1-1:30 a.m. Bed.
“And then the next day, you do it all again.”
"You have to get as big and as strong as you can," Werth said. "I think what people don't realize is once the season starts, you just lose weight all the way to the end. . . . The grind is going to wear you down weight-wise and strength-wise. So that's our goal: Work as hard and try to get as big and strong as possible."
Zimmerman said he has been able to maintain his ideal weight, about 220 pounds, through each of the past six seasons. But it is because of the strength he builds in the offseason, so much lifting that when he begins throwing, "it's literally like learning how to throw again because you're so stiff."
Philbin, known in the clubhouse as "Coach," is there to guide, both in season and out. A former Olympic bobsledder who spent eight years as a strength coach with the Washington Redskins, he knows the violence of the NFL and what football players endure to recover from it and then build -- over six days -- to another game. Yet there is nothing, Philbin said, like the baseball season.
"It's just a different animal," he said. "They're not obviously in a contact sport, but yet physically, mentally, psychologically and spiritually they have to get up and be at their best on a daily basis. And that can take its toll over time, because you mentally have to be there, too."
Which is why time is so carefully managed during spring training. After Zimmerman doubled against the Astros, first baseman Adam LaRoche lofted a fly ball to left, and Zimmerman began jogging around third. With the inning over, he continued his amble to the dugout, then the clubhouse, then home -- before the game was over, his night was done.
Two days later, two men staffed a makeshift breakfast station at one end of the home clubhouse, and the Nationals lined up, Styrofoam plates in hand, before 8 a.m. Omelettes made to order, pancakes with berries. On the bulletin board at the other end of the room hung two lists: a group of Nationals headed to Kissimmee to play the Astros, another headed to Lake Buena Vista to play the Atlanta Braves. The night before, Zimmerman's name had been typed onto the first sheet, a rare spring road trip for a veteran. That morning, it was covered by black marker, a work day transformed to an off day.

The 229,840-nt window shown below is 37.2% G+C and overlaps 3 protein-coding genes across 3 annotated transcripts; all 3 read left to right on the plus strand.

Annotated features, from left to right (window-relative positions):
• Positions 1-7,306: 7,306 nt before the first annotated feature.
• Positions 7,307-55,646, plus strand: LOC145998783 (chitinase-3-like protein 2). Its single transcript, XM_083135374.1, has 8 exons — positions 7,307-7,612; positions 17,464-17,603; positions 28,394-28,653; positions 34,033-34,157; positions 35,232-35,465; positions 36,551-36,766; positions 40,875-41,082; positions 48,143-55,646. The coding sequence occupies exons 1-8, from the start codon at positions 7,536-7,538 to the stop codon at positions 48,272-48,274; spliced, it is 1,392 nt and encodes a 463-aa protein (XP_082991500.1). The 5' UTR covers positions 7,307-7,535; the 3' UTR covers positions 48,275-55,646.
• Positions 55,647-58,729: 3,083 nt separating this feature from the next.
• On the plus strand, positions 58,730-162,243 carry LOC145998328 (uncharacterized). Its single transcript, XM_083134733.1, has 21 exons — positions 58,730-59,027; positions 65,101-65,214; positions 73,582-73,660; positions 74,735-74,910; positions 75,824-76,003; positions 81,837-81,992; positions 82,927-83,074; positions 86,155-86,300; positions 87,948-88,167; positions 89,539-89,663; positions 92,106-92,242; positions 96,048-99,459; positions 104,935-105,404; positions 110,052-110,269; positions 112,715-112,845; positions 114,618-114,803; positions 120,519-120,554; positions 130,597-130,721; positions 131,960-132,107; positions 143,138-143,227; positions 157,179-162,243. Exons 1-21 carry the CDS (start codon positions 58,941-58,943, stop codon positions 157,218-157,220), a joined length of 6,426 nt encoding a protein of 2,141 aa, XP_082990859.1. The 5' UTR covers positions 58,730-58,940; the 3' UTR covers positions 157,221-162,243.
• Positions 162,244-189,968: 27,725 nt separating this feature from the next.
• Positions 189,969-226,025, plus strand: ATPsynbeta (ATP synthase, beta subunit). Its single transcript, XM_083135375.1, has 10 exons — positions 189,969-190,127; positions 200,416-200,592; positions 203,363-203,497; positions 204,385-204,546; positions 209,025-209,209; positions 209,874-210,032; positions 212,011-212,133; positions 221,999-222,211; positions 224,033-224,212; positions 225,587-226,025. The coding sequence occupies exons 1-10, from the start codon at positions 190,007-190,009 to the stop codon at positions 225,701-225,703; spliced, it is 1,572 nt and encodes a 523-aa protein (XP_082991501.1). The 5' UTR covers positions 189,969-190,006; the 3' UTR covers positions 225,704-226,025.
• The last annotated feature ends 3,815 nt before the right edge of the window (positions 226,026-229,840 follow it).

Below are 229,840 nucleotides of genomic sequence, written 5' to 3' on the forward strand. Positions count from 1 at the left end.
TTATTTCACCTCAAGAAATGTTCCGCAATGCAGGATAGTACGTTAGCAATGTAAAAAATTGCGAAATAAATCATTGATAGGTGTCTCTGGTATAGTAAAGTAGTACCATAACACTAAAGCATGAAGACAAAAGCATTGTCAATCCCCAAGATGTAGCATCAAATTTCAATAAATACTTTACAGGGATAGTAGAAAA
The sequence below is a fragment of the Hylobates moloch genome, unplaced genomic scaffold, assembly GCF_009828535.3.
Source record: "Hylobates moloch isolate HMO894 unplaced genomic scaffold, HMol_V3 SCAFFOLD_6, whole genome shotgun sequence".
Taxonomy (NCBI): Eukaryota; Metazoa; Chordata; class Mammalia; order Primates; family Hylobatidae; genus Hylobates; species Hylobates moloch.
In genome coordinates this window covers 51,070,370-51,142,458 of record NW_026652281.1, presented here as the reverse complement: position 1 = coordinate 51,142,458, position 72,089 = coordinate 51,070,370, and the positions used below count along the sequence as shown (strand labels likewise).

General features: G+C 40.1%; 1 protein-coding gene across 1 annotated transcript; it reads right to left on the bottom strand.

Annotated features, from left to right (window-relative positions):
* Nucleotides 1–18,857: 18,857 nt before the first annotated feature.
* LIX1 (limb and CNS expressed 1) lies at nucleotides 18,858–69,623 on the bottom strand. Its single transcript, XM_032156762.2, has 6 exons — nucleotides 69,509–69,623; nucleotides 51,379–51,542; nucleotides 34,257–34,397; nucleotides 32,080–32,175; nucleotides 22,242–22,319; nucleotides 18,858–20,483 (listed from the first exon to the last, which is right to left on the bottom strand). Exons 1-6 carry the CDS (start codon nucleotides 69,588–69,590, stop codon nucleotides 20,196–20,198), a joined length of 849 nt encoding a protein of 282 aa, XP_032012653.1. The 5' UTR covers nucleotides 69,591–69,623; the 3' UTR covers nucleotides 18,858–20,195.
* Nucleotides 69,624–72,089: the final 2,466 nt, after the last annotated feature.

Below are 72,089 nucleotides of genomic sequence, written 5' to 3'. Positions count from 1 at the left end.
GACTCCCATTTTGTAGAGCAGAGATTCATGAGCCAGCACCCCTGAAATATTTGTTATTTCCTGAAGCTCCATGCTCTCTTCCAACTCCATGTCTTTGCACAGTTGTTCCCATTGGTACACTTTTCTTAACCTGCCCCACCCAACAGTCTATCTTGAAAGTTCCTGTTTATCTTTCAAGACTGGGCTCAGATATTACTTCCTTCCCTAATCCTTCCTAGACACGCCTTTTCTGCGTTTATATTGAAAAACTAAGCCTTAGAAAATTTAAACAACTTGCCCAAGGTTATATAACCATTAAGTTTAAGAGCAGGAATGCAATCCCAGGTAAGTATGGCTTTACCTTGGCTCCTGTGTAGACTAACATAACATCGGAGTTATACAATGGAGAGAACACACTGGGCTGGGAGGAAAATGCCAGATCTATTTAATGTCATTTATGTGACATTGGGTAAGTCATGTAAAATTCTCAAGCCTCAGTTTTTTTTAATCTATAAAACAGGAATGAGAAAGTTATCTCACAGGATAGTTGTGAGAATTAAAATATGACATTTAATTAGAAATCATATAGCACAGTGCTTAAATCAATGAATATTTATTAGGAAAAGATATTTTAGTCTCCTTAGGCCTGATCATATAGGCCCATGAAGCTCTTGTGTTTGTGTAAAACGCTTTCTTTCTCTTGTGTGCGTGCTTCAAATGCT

"You have to not be sore anymore," Zimmerman said later, with the clubhouse nearly empty, its inhabitants having lugged their bags to two awaiting buses.
It was 9:15. Zimmerman had already spent time with athletic trainers, going over the various aches and pains, and put in a weightlifting session, shortened by Philbin's orders to 25 minutes once games begin.
Zimmerman has twice had surgery on his left wrist, once had surgery on his abdomen and once had surgery on his right shoulder. Nationals Manager Matt Williams, in the first year in his position but a veteran of 17 years as a player, is well aware of all those dynamics with veterans -- injuries and ailments, the balance between proper preparation and essential rest.
"You ask a young player, you know you're not necessarily going to get the truth," Williams said. "'How you feeling?' 'Great.' But the veteran guys seem to tell you."
Even in March, even in Florida, veterans must have the push though July and August in mind, those moments after you're stranded on base, and you stand in the middle of the diamond waiting for a teammate to deliver your glove, and it's 92 degrees and your mind wanders, and then the next pitch is right there and you have to be locked in.
"It's like saying 'red truck' and all of a sudden you see all the red trucks around," said veteran infielder Jamey Carroll, who failed in an attempt to make the Nats at age 40. "You wonder how young guys will do this year, their first long season at this level with the extra pressure, the media, the travel, the stuff that I think adds up. No matter what you do, no matter how you handle it, it's hard."
By 10 a.m., Zimmerman walked out the back door to the clubhouse, done for one day. He had been in Florida more than three weeks. The season was still nearly three weeks away.
Suddenly, struggles in the field
By this point in his career -- 1,137 games, 4,493 plate appearances, both more than anyone for the Nationals -- there is little about the game that fazes Zimmerman, a fact that can come off as nonchalance. "He's a very regimented, type-A person," Heather said. "But he's very low-key about it. He's very quiet, and he just sort of has everything laid out in his mind as far as an agenda."